ISLAMABAD: A report by the Asia Society Independent Commission on Pakistan Police Reform has found that Pakistan’s efforts to combat crime and counterterrorism activities are being outpaced by the innovation and agility of criminal networks and terrorist organisations.
Without comprehensive reform of the legal framework governing police action, the police force as an institution, Pakistan’s law-enforcement strategy, and interagency and international coordination, Pakistan’s progress toward political stability and economic security will be limited.
The report, titled ‘Stabilising Pakistan through Police Reform’, was launched through panel discussions on July 24 at Asia Society New York and July 25 in Washington DC at the Carnegie Endowment for International Peace in partnership with the Middle East Institute. Additional launch events have been held in Pakistan from July 27 to 31.
The report is the result of an unprecedented convening of law-enforcement and legal experts in Pakistan and the United States led by Asia Society Senior Advisor Hassan Abbas. Senator Aitzaz Ahsan is also a member of the independent commission on police reform.
In the report, Senator Aitzaz Ahsan writes: “Pakistani governments lack the political will to reform the country’s police force. The main reasons for this absence of will fall into three areas: societal, structural, and historical. The societal reality is that the measure of all power in Pakistan is the ability to abuse it. The structural reality is that the civil and military bureaucracy, including the police, is far more entrenched than its political masters, who, on occasion, get an opportunity to come into government but not into power.”
According to the report, the lack of resources, poor training, insufficient and outmoded equipment, and political manipulation pose difficulties to the police force as it works to maintain law and order. To be successful, reforms must aim to improve police technology, personnel, training and intelligence capability. A well-defined national counterterrorism strategy is essential to establish a clearer role for the police in overseeing internal security. Increased international support will be useful in the spheres of technical assistance, training and modern equipment.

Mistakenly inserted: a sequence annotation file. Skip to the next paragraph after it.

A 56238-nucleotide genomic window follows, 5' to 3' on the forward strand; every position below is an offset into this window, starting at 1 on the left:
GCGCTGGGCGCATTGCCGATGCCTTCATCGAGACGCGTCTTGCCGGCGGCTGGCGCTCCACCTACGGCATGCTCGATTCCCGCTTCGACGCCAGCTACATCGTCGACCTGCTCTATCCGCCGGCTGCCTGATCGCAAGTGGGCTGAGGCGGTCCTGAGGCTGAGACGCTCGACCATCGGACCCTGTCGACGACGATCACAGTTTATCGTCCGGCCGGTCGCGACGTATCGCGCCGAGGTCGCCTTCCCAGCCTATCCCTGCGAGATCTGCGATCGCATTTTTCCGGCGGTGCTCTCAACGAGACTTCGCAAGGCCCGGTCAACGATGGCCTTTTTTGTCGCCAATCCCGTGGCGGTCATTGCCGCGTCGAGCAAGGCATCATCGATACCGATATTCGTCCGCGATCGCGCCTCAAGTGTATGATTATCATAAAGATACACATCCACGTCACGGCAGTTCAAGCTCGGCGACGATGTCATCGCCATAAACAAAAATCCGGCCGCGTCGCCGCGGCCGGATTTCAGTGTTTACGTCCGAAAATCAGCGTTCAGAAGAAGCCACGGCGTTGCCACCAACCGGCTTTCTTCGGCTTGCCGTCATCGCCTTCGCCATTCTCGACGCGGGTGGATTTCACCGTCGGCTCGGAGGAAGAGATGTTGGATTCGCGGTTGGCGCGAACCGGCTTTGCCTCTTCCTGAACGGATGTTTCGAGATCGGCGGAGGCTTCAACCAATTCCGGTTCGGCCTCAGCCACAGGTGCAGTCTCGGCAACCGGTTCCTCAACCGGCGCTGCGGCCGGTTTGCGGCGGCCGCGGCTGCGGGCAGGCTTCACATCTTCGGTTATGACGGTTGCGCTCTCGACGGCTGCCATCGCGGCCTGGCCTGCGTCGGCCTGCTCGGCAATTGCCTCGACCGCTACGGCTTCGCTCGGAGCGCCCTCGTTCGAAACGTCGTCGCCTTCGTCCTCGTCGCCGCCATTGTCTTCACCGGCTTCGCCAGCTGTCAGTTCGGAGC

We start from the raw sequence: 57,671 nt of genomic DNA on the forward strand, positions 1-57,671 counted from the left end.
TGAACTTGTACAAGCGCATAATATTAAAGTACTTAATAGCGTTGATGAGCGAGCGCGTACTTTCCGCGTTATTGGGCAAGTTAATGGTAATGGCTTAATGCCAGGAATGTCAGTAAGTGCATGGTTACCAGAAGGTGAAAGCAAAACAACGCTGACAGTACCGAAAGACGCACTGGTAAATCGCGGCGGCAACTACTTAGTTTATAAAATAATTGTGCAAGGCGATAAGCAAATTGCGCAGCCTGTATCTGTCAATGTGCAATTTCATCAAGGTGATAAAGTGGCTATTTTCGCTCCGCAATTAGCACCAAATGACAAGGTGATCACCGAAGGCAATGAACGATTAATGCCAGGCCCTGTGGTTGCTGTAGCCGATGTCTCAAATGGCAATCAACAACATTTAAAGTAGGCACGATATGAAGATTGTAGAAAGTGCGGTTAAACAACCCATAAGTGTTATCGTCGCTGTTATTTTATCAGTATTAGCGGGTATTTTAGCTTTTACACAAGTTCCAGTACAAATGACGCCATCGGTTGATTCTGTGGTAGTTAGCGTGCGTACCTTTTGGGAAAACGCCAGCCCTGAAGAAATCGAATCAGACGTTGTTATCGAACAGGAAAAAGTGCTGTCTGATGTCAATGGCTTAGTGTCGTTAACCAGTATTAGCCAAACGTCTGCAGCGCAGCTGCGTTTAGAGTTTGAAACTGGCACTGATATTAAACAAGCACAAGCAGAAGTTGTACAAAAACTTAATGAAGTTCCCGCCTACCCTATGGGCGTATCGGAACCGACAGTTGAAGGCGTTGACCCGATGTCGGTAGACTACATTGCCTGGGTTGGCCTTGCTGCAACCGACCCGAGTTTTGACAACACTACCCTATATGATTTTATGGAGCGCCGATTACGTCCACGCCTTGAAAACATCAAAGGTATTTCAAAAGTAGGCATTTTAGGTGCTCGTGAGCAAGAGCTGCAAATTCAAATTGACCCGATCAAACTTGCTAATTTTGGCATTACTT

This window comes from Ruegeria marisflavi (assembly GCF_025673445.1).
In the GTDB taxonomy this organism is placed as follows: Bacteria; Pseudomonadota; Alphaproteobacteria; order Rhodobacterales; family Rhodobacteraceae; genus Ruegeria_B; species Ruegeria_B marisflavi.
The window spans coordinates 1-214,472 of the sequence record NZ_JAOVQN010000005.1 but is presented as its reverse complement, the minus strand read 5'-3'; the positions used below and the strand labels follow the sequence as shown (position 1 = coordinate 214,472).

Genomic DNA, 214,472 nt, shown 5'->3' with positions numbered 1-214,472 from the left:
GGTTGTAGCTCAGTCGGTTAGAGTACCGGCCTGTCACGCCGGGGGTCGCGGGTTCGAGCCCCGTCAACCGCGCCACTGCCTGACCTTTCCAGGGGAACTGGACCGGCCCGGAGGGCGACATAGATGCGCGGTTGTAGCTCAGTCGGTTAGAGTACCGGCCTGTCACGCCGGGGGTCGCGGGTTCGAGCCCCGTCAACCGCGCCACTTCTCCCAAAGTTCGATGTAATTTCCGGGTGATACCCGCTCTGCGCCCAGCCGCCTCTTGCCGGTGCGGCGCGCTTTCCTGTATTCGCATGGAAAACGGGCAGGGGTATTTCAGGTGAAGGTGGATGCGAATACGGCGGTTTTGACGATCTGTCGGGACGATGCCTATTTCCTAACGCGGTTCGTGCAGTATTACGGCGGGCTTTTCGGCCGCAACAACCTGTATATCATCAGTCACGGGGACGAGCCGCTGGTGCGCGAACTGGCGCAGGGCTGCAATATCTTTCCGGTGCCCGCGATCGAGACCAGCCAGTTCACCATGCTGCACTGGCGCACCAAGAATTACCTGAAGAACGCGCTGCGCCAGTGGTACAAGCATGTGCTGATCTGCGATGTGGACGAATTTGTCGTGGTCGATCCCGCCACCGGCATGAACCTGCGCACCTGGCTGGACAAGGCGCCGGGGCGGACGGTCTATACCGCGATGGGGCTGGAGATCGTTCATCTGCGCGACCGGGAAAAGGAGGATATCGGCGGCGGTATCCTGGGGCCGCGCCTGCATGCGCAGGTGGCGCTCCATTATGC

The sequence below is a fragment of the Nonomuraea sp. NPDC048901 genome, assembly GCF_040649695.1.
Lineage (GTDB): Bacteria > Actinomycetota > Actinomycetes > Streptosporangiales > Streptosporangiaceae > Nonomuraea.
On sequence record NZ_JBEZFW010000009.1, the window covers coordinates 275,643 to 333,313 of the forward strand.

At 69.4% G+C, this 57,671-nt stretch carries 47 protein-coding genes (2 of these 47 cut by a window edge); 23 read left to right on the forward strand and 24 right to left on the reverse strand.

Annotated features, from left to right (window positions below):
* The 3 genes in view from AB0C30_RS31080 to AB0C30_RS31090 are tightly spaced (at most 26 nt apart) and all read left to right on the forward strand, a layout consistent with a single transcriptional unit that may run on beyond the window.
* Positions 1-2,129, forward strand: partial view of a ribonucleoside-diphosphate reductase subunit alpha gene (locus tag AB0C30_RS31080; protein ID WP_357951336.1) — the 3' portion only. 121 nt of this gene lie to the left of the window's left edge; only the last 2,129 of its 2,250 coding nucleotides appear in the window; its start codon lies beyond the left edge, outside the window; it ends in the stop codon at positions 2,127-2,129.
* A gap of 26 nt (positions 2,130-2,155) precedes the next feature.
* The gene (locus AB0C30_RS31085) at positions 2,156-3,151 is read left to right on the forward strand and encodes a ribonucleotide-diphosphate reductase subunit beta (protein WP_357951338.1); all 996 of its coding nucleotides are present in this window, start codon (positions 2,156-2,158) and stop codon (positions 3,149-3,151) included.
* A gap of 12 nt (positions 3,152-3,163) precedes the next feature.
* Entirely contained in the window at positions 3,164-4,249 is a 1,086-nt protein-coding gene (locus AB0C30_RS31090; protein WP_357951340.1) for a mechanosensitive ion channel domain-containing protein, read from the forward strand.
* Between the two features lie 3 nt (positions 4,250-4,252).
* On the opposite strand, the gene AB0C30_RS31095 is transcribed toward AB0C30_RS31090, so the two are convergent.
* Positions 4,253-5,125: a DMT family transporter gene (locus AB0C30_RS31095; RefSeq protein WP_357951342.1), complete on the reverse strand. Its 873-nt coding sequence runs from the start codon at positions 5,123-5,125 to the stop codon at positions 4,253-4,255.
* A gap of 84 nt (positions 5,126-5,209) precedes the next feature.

The report explores aspects of reform that are crucial for jump-starting this process and highlights the obstacles that have derailed previous efforts. Contributors assess the current state of Pakistan’s police force and offer recommendations for enhancing the institutional capacity needed to check the growth of organised crime and effectively conduct critical counterterrorism operations throughout the country.
The members of the Independent Commission on Pakistan Police Reform include: Hassan Abbas (Project Director), senior adviser to Asia Society and professor at College of International Security Affairs at National Defence University; Iftikhar Ahmed, former inspector general of police of Islamabad; Aitzaz Ahsan, Member of Senate, former interior minister (1988-90) and former president of the Supreme Court Bar Association; Arif Ali Khan, former distinguished professor of homeland security and counterterrorism at National Defence University and former assistant secretary for policy development at the US Department of Homeland Security; Hasan Asad Alvi, chief security officer of the prime minister of Pakistan, Islamabad; Mohib Asad, former director general of the Federal Investigation Agency (FIA); Brigadier Syed Shafqat Asghar, serving Pakistan Army officer and currently visiting faculty member at the College of International Security Affairs at the National Defence University; Andrew Carpenter, chief of the Strategic Policy and Development Section, Police Division, Office of Rule of Law and Security Institutions, Department of Peacekeeping Operations (DPKO), United Nations; Zulfikar Hameed, assistant inspector general of police administration in Punjab; Syed Ejaz Hussain, deputy inspector general of police in Punjab; Tahira Khan, scholar of South Asian studies; Tariq Khosa, adviser on rule of law and criminal justice at the United Nations Office of Drugs and Crime (UNODC) and former inspector general of police in Balochistan; Roger B Myerson, Glen A Lloyd distinguished service professor of economics at the University of Chicago; Tariq Pervez, former director general of FIA and former chairman of National Counterterrorism Authority (NACTA); Amir Rana, director of the Pakistan Institute for Peace Studies (PIPS), Islamabad; Afzal Ali Shigri, former inspector general of police in Sindh; Shoaib Suddle, federal tax ombudsman of Pakistan and former inspector general of police in Sindh; Muhammad Tahir, former senior superintendent of police in Peshawar and currently Humphrey Fellow at the University of Minnesota; Sohail Habib Tajik, former senior superintendent of police in Rahim Yar Khan (Punjab); Sheikh Muhammad Umar, currently community affairs counsellor at the Pakistan Embassy and former senior superintendent of police in Sindh.